Over the weekend, hundreds of migrants — 800, according to the UN High Commissioner for Refugees, including many children — died when their ship capsized off the coast of Libya. EU leaders have already responded with a 10-point plan to deal with the Mediterranean migration crisis, focusing on increasing sea patrols and dismantling smuggling operations. Italy's former Mare Nostrum operation, a search-and-rescue mission that saved more than 100,000 migrants before being canceled last year, is being held up as a model of how to proceed. "The short-term solution is fairly obvious," Joshua Keating writes at Slate. "The EU as a whole needs a more ambitious plan to rescue migrants."
That's definitely true. But even the best search-and-rescue operation will only manage the problem. It won't go away until life in the EU is no longer dramatically better than life in the migrants' home countries. And while many migrants are fleeing violence and political instability in Libya, Syria, Iraq, and elsewhere, many others are merely fleeing poverty. One survivor of this weekend's ship sinking was reportedly from Bangladesh.
The migrants are making a rational choice. If they make it over to Europe, and are allowed to stay, they will earn not just a little more but much, much more than they would have at home. It's pretty firmly established that workers in developed countries make much more than workers in developing countries doing identical labor. The Center for Global Development's Michael Clemens, Claudio Montenegro, and Lant Pritchett estimate that if the average Yemeni or Nigerian moved to the US and did the same work, he'd make about 15 times as much:
An average Bangladeshi, like the survivor of the Libya ship disaster, would make over four times as much in the US. And while Italy isn't as rich as America, it's not far off. The gains to migrants should be enormous. The gains are so large, in fact, that economic models trying to estimate the impact of completely open borders worldwide suggest the policy would increase world GDP by between 50 and 150 percent, much of which would redound to the world's poorest people, both through their own migration and through remittances sent back to their families.
So why doesn't Europe solve this problem by just letting people stay? The case that immigration hurts rich countries like those in the EU economically is so weak that even opponents tend not to make it. The case that it hurts low-skilled workers is heavily disputed and, in any case, addressable through transfer programs within rich countries. The economic case against immigration only makes sense if you're willing to put negative weight on the well-being of foreigners. And evidence that migration to Europe increases crime is sparse, with some studies even finding that areas with more migrants experience less crime.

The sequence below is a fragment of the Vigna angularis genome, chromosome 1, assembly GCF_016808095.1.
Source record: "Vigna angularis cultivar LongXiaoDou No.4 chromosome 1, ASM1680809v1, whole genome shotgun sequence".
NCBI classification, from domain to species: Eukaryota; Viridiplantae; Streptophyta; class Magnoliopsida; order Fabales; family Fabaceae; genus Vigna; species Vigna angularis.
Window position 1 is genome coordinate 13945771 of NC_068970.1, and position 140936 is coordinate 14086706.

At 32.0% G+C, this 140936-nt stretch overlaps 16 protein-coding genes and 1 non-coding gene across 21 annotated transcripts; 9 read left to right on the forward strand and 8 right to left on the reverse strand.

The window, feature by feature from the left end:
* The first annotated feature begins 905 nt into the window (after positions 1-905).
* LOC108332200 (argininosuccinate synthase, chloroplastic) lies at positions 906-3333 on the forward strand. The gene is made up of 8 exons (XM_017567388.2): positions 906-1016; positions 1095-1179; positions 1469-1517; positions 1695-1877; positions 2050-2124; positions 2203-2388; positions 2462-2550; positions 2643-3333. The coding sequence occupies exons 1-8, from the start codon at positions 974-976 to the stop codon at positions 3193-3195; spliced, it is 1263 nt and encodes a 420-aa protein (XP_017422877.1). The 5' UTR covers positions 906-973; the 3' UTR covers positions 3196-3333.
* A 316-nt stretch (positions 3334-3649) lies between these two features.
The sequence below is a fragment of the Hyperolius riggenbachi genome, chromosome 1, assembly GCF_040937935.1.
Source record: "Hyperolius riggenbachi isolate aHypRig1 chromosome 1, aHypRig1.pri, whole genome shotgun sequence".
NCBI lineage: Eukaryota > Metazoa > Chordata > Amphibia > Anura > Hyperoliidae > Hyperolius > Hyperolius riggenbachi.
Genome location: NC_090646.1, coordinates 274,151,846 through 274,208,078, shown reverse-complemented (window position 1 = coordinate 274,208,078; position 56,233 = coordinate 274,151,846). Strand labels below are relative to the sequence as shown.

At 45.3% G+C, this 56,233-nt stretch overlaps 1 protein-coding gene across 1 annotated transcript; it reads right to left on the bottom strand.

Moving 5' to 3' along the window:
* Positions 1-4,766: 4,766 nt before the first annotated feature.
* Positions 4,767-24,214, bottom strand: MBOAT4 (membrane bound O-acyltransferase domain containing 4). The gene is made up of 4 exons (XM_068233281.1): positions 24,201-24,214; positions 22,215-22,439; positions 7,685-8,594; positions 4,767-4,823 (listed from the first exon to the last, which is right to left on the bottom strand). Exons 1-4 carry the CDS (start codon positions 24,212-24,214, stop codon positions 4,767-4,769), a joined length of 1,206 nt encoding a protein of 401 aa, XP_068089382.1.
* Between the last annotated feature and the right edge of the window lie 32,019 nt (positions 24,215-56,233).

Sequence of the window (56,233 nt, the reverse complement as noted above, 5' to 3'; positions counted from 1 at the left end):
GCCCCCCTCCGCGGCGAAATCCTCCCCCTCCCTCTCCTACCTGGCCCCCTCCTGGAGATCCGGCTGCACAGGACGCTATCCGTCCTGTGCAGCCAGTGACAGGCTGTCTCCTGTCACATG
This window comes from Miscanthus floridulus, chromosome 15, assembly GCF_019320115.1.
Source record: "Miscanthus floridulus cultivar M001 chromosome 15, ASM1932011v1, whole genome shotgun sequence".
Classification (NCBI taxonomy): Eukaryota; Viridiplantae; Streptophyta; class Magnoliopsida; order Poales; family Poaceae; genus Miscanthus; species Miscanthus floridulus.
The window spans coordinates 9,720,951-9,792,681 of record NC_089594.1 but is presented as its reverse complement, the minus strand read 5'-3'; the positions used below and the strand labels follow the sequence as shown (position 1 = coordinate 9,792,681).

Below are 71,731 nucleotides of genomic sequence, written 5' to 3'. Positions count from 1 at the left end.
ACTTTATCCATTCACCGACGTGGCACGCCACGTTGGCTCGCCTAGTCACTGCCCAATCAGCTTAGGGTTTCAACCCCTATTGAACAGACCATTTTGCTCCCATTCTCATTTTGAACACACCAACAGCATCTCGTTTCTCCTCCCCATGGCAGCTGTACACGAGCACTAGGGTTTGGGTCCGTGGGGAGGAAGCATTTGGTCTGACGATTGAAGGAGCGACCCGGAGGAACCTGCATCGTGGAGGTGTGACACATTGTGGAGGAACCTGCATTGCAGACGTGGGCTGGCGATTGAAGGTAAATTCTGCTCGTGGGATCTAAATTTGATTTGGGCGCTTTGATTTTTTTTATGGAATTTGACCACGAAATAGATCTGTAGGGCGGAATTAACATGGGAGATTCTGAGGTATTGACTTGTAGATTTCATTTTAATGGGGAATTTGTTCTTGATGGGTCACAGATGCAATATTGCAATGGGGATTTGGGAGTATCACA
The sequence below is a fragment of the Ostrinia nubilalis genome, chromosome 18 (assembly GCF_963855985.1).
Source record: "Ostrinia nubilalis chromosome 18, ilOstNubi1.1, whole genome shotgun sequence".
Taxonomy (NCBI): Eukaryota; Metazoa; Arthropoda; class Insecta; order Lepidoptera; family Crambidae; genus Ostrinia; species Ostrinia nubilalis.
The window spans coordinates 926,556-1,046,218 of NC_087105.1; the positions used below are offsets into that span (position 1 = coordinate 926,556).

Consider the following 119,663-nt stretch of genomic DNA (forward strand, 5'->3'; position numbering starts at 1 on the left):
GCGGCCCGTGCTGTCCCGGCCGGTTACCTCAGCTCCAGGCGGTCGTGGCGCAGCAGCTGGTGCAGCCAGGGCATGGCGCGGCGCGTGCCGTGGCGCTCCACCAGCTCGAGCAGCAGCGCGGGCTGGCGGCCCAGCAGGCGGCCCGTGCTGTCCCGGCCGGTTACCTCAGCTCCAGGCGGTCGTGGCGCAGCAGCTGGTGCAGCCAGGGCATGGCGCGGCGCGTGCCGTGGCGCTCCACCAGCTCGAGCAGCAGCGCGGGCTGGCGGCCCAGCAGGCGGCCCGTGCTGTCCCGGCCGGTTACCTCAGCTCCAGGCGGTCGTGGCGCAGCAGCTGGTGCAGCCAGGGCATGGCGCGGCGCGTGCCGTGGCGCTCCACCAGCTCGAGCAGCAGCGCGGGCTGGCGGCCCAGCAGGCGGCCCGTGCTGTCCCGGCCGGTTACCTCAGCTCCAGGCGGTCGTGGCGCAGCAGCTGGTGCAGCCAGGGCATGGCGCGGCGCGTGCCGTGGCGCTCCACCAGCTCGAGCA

For such a poorly supported policy, we sure put a lot of effort into maintaining it. The rich world spends billions of dollars every year on armed guards and planes and drones to make sure the global poor stay poor. It wasn't always this way: US and European borders were more or less open until the outbreak of World War I. And it doesn't have to be this way in the future. We can, if we want to, "fast-forward to the world of the future where everyone can enjoy a First-World standard of living," as Bryan Caplan puts it.
The EU won't fast-forward anytime soon. Nationalism is on the rise in the EU at the moment, and is elevating racist anti-immigrant parties like the UK Independence Party or the Front National in France. That means we can expect their response to the migrant crisis to focus more on deterring migrants than on helping them. The UK government even refuses to fund search-and-rescue missions, arguing that they cause "an unintended ‘pull factor’, encouraging more migrants to attempt the dangerous sea crossing and thereby leading to more tragic and unnecessary deaths."
That's not just a morally barbaric position. It's a self-defeating one that will leave Europe poorer and ensure dangerous sea crossings continue for years to come.